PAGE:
• help based on past experience (keyboard/mouse
use) and task user is doing currently
• This is the smiley face you get in your MS
Office applications

24
Application Examples
• Microsoft Pregnancy and Child-Care
• Available on MSN in Health section
• Frequently occuring childrens symptoms are
parents relevant questions
• Asks next best question based on provided
information
• Presents articles that are deemed relevant based
on information provided

25
Application Examples
• Printer troubleshooting
• HP bought 40 stake in HUGIN. Developing printer
troubleshooters for HP printers
• Microsoft has 70 online troubleshooters on their
web site
• use Bayesian networks - multiple faults models,
incorporate utilities
• Fax machine troubleshooting
• Ricoh uses Bayesian network based troubleshooters
at call centers
• Enabled Ricoh to answer twice the number of calls
in half the time

26
Application Examples
27
Application Examples
28
Application Examples
29
Online/print resources on BNs
• Conferences Journals
• UAI, ICML, AAAI, AISTAT, KDD
• MLJ, DMKD, JAIR, IEEE KDD, IJAR, IEEE PAMI
• Books and Papers
• Bayesian Networks without Tears by Eugene
Charniak. AI Magazine Winter 1991.
• Probabilistic Reasoning in Intelligent Systems by
Judea Pearl. Morgan Kaufmann 1998.
• Probabilistic Reasoning in Expert Systems by
Richard Neapolitan. Wiley 1990.
• CACM special issue on Real-world applications of
BNs, March 1995

30
Online/Print Resources on BNs
• Wealth of online information at www.auai.org
• Electronic proceedings for UAI conferences
• Other sites with information on BNs and reasoning
under uncertainty
• Several tutorials and important articles
• Research groups companies working in this area
• Other societies, mailing lists and conferences

31
Publicly available s/w for BNs
• List of BN software maintained by Russell Almond
at bayes.stat.washington.edu/almond/belief.html
• several free packages generally research only
• commercial packages most powerful ( expensive)
is HUGIN others include Netica and Dxpress
• we are working on developing a Java based BN
toolkit here at Watson - will also work within
ABLE

32
• Introduction Bayesian networks
• What are BNs representation, types, etc
• Why use BNs Applications (classes) of BNs
• Information sources, software, etc
• Probabilistic inference
• Exact inference
• Approximate inference
• Learning Bayesian Networks
• Learning parameters
• Learning graph structure
• Summary

33
• Belief updating
• Finding most probable explanation (MPE)
• Finding maximum a-posteriory hypothesis
• Finding maximum-expected-utility (MEU) decision

34
Belief Updating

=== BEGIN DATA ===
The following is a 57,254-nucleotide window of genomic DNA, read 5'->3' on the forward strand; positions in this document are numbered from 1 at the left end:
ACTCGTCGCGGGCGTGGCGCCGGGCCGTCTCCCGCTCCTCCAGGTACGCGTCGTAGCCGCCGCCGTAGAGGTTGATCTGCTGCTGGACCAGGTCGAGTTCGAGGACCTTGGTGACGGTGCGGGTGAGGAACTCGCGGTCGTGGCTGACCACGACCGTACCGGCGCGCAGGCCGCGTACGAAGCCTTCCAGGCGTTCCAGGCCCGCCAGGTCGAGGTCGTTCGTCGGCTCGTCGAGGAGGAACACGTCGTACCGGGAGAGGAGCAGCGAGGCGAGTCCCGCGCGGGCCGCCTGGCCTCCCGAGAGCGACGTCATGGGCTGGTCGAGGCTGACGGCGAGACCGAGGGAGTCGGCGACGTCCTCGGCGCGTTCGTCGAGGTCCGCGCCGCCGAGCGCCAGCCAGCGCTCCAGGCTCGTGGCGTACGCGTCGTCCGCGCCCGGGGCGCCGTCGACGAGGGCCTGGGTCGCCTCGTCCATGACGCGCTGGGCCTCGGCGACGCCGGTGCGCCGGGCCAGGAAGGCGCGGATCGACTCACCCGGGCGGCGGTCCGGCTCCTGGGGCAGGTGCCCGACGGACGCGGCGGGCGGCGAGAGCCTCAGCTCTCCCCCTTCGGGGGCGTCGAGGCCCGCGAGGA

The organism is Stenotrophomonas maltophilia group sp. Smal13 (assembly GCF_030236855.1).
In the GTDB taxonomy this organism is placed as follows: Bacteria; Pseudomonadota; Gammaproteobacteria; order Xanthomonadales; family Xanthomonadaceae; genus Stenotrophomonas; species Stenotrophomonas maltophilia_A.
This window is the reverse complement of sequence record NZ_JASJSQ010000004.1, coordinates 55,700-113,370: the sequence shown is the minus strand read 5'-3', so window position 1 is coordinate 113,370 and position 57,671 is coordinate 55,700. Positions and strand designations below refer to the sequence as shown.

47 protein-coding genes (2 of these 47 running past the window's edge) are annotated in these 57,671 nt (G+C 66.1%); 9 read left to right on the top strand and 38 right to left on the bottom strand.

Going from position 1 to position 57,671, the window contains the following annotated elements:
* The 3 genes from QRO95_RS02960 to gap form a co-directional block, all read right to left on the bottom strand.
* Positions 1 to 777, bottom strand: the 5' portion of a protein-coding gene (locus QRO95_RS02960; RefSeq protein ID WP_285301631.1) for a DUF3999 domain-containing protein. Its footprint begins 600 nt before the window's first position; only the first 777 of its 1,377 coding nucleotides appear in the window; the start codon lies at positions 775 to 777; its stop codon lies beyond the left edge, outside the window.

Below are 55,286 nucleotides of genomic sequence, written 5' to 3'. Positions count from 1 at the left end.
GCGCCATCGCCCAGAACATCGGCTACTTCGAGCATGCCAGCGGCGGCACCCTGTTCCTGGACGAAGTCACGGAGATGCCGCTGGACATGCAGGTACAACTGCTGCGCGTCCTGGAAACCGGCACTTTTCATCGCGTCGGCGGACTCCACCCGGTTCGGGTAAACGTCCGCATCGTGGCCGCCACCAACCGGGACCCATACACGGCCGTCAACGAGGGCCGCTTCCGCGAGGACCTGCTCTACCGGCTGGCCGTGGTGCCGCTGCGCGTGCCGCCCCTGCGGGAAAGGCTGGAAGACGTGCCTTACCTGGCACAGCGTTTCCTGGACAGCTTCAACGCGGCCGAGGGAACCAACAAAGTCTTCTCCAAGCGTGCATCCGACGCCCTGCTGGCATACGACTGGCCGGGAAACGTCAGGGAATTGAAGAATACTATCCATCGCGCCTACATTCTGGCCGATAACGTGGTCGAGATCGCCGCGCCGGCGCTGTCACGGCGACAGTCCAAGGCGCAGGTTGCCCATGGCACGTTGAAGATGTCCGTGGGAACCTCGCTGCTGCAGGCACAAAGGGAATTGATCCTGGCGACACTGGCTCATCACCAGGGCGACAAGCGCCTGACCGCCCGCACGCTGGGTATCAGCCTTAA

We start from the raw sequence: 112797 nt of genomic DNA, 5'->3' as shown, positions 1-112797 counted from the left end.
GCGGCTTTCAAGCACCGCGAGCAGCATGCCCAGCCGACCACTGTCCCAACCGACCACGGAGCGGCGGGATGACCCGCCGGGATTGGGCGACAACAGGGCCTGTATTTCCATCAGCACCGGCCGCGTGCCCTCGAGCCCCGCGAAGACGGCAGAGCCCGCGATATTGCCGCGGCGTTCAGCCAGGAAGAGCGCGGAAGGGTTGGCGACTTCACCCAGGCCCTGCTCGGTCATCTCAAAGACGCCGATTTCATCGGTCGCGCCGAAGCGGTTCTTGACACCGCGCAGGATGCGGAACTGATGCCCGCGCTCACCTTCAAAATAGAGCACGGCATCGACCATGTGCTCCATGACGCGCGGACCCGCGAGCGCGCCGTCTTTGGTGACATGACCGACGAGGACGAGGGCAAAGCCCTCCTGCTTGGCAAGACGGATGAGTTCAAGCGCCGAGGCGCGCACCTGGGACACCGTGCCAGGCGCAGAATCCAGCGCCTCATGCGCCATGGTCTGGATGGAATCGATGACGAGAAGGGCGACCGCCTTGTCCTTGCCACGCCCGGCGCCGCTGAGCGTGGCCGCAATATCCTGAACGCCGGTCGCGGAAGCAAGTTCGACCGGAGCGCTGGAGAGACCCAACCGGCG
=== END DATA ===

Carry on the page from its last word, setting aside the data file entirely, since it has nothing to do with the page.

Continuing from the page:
Smoking
lung Cancer
Bronchitis
X-ray
Dyspnoea
P (lung canceryes smokingno, dyspnoeayes )
?
35
Belief updating P(Xevidence)?
P(ae0)
B
C
E
D
P(a)
36
Bucket elimination Algorithm elim-bel (Dechter
1996)
37
Finding Algorithm elim-mpe (Dechter 1996)
Elimination operator
38
Generating the MPE-tuple
39
Complexity of inference
The effect of the ordering
40
• Similar bucket-elimination algorithms - elim-map,
elim-meu (Dechter 1996)
• Elimination operation either summation or
maximization
• Restriction on variable ordering summation must
precede maximization (i.e. hypothesis or decision
variables are eliminated last)
• Other inference algorithms
• Join-tree clustering
• Pearls poly-tree propagation
• Conditioning, etc.

41
Relationship with join-tree
clustering
BCE
A cluster is a set of buckets (a
super-bucket)
ABC
42
Relationship with Pearls belief propagation in
poly-trees
Causal support
Diagnostic support
Pearls belief propagation for
single-root query
elim-bel using topological ordering and
super-buckets for families
Elim-bel, elim-mpe, and elim-map are linear for
poly-trees.
43
• Introduction Bayesian networks
• Probabilistic inference
• Exact inference
• Approximate inference
• Learning Bayesian Networks
• Learning parameters
• Learning graph structure
• Summary

44
Inference is NP-hard gt approximations
• Approximations
• Local inference
• Stochastic simulations
• Variational approximations
• etc.

45
Local Inference Idea
46
Bucket-elimination approximation mini-buckets
• Local inference idea
• bound the size of recorded dependencies
• Computation in a bucket is time and space
• exponential in the number of variables
involved
• Therefore, partition functions in a bucket
• into mini-buckets on smaller number of
variables

47
Split a bucket into mini-buckets gtbound
complexity
48
Approx-mpe(i)
• Input i max number of variables allowed in a
mini-bucket